Highest Funding for Corps, Navigation Programs

Maritime Activity Reports, Inc.

December 17, 2015




WCI today applauded the work of negotiators to reach a final agreement last night for an FY 2016 Omnibus Appropriations bill that funds the Corps of Engineers’ Civil Works program under the Energy & Water Development Appropriations bill.   The full House is expected to vote on a final agreement later this week.
FY ‘16 funding for the Corps’ Civil Works mission is $5.99 billion, a 27% increase above the President’s budget request of $4.732 billion.

Highlights of the bill include:

--Inland Waterways Trust Fund (IWTF)-supported projects are meant to receive record-level funding of $405.6 million for priority navigation projects in FY ’16, a 75% increase over the Administration’s request of $232 million.

--Operations & Maintenance (O&M) was increased to $3.137 billion or 15.8% above the initial budget request of $2.710 billion.

--Harbor Maintenance Trust Fund (HMTF) is $1.25 billion, up 31% above the President’s request of just $915 million.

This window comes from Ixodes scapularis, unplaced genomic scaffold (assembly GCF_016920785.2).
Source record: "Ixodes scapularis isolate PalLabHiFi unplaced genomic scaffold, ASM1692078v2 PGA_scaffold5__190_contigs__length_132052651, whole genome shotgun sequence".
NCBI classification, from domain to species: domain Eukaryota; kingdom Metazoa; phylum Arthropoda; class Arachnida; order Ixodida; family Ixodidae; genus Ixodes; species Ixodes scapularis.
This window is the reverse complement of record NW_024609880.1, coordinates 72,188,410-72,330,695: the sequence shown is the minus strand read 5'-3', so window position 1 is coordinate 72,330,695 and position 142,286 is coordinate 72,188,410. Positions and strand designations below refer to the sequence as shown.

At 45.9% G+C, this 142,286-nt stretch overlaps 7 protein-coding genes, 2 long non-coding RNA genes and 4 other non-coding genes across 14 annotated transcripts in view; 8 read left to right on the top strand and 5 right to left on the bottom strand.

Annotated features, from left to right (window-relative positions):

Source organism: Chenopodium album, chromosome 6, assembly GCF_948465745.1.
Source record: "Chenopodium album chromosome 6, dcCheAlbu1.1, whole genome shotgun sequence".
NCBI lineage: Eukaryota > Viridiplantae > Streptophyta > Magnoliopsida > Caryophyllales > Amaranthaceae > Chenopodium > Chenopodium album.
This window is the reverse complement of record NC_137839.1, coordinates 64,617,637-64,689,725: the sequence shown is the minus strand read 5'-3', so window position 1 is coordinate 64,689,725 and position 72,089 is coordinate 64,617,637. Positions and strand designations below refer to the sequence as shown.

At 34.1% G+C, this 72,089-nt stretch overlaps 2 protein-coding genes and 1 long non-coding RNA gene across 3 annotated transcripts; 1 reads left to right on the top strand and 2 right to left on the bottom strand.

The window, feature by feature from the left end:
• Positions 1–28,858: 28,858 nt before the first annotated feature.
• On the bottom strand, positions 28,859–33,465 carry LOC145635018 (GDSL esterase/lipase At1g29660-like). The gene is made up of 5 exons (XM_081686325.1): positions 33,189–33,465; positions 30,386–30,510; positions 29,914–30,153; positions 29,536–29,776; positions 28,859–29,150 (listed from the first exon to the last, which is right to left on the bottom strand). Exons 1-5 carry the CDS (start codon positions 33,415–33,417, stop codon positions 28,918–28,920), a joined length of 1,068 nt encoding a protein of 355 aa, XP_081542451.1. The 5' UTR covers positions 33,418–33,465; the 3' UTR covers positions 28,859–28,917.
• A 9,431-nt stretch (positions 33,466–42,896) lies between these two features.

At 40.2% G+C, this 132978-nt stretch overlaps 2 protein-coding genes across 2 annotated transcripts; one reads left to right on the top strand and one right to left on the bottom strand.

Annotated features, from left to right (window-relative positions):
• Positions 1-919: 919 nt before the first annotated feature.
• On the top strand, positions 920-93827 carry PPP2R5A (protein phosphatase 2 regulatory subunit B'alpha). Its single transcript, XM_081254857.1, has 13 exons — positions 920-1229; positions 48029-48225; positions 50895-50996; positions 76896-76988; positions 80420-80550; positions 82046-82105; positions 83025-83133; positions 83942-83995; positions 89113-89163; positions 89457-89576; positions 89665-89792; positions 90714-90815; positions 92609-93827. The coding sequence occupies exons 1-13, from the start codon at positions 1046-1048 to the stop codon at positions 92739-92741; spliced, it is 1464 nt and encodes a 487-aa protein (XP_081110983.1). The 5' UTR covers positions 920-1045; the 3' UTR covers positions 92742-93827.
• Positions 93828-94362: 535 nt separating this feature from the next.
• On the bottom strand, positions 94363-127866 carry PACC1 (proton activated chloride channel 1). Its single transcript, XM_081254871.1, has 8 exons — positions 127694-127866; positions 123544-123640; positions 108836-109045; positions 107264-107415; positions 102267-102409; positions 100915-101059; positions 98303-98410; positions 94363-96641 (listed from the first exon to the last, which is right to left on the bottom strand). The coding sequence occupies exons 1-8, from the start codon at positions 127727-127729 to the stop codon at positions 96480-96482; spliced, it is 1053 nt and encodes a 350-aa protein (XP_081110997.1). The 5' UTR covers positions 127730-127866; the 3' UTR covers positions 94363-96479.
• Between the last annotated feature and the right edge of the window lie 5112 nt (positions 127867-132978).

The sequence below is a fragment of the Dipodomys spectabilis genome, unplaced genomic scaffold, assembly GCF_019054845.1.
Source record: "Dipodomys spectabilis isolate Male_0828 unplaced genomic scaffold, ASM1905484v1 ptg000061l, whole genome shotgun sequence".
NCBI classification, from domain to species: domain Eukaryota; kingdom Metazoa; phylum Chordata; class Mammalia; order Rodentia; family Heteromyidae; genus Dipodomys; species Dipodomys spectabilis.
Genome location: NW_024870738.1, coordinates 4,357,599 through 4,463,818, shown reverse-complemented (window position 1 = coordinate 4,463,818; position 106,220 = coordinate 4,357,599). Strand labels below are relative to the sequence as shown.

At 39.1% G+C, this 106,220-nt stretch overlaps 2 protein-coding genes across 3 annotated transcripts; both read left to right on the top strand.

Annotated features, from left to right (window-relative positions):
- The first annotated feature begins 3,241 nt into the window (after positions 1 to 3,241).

--For the General Investigations account, $121 million was allocated, up 25% from the President’s request of $97 million.

--On the Navigation Ecosystem Sustainability Program (NESP), Statement of Manager language makes clear that “the next appropriate step is to complete PED” (Pre-Construction Engineering and Design) and requires monthly briefings for the committees on any economic update or re-analysis that is done for the project. WCI advocated for $10 million for PED for NESP.  Negotiators provided $5 million for General Investigations for inland navigation.  The Corps will decide where the funding will be allocated.   

WCI President/CEO Mike Toohey said, “Some things are worth the wait and this is certainly true for the FY ’16 Omnibus Appropriations agreement that provides record-level funding for the Corps’ Civil Works mission.  The $1.3 billion above the Administration’s request for the Corps’ overall funding will help to modernize our nation’s waterways infrastructure, facilitate exports, create jobs, make more efficient the transportation supply chain, and increase American competitiveness in world markets,” he continued.      

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